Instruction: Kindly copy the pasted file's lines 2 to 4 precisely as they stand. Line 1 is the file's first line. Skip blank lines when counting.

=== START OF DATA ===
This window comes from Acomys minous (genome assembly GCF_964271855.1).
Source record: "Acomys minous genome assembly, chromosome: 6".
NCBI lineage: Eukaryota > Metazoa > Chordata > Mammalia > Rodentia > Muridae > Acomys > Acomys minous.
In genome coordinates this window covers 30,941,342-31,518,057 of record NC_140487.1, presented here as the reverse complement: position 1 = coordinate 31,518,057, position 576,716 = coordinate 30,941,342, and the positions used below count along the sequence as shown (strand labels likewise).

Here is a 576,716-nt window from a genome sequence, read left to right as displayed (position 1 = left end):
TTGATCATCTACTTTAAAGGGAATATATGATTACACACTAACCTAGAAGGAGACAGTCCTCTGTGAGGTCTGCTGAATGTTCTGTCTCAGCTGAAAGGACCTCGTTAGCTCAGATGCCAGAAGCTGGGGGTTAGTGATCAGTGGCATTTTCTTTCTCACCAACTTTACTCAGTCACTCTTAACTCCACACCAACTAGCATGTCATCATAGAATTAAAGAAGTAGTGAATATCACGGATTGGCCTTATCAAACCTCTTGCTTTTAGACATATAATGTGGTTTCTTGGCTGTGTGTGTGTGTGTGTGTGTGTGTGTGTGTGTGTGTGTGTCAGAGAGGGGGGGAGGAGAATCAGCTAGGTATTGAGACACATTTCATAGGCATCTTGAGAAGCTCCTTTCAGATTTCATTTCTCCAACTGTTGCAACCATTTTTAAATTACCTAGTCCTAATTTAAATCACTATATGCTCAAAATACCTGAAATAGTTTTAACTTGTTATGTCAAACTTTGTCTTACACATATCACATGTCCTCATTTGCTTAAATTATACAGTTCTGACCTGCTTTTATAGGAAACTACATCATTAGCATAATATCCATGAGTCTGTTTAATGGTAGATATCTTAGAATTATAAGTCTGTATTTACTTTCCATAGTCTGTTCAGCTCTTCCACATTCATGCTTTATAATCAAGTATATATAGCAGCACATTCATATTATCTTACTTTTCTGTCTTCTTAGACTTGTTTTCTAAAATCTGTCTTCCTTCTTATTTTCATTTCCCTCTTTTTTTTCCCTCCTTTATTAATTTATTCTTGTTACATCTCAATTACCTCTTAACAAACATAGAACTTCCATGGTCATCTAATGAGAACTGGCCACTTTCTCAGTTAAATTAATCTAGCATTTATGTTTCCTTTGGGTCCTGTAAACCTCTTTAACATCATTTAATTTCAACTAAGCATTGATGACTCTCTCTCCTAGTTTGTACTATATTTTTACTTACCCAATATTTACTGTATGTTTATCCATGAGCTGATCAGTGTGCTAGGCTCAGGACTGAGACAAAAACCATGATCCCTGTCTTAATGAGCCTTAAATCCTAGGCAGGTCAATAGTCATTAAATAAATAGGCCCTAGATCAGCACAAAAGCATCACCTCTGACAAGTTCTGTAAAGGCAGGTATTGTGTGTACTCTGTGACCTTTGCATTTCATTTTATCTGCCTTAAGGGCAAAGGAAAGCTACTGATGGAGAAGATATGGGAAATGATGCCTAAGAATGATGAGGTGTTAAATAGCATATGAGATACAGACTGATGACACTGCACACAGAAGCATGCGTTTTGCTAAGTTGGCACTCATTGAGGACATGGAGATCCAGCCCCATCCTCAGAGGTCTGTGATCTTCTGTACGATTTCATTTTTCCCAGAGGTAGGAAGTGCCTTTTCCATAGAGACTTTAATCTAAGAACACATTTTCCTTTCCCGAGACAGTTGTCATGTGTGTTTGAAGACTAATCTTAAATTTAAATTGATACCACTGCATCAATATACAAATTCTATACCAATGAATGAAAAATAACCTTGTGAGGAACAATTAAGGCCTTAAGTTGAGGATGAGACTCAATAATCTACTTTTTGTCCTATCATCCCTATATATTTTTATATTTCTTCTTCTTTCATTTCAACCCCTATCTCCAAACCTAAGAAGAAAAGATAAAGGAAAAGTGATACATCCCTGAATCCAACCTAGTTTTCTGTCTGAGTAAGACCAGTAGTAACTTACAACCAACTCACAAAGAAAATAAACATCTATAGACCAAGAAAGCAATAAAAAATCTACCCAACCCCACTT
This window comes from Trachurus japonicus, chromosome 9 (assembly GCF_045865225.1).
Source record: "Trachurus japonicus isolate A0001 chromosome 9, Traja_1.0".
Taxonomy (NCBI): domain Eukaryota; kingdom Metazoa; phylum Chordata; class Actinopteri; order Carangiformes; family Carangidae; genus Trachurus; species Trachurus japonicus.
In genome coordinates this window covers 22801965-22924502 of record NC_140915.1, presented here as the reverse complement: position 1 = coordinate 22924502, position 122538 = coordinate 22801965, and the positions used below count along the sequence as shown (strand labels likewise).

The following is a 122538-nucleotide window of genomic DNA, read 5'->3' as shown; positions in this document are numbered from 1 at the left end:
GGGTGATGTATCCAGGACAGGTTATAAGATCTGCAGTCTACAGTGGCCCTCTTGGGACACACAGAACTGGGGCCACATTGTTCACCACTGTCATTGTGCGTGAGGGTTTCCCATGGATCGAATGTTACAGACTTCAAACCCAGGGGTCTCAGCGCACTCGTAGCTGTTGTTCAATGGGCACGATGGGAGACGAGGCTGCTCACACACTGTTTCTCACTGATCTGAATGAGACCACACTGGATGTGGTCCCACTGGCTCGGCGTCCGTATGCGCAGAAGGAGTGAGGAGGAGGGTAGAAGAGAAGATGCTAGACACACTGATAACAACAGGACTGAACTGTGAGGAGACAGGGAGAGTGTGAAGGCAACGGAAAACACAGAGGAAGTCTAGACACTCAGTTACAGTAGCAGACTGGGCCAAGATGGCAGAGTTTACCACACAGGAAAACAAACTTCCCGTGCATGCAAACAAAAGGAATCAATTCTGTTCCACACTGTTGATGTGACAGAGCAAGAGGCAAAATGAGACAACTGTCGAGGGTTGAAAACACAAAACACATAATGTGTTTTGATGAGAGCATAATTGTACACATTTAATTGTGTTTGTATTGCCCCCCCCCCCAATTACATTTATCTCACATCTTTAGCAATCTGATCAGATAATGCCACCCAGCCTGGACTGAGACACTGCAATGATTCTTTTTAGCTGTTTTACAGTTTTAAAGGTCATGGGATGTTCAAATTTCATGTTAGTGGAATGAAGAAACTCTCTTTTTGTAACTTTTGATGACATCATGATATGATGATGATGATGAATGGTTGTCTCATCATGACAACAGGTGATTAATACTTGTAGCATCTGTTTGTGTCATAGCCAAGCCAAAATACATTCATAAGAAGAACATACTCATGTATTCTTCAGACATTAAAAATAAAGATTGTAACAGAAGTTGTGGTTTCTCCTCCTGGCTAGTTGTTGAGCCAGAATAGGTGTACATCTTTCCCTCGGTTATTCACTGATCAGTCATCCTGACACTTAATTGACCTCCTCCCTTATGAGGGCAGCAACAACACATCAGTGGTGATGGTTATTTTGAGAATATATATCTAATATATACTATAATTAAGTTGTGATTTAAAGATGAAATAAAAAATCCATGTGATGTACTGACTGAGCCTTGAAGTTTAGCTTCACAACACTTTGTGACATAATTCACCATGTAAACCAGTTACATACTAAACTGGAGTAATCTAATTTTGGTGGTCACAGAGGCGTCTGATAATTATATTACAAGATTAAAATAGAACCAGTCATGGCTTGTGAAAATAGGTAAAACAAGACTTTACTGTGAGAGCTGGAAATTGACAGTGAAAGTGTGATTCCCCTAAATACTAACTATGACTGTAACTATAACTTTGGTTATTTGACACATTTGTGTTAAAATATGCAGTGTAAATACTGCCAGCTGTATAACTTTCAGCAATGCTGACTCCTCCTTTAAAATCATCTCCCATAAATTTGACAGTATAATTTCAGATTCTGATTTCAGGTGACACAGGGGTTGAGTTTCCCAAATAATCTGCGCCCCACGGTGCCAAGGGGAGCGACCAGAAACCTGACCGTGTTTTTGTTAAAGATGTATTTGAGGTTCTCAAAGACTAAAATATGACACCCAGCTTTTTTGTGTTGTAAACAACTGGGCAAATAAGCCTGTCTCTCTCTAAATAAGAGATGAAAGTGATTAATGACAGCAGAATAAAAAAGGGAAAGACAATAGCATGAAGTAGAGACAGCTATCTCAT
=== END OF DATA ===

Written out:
Source record: "Acomys minous genome assembly, chromosome: 6".
NCBI lineage: Eukaryota > Metazoa > Chordata > Mammalia > Rodentia > Muridae > Acomys > Acomys minous.
In genome coordinates this window covers 30,941,342-31,518,057 of record NC_140487.1, presented here as the reverse complement: position 1 = coordinate 31,518,057, position 576,716 = coordinate 30,941,342, and the positions used below count along the sequence as shown (strand labels likewise).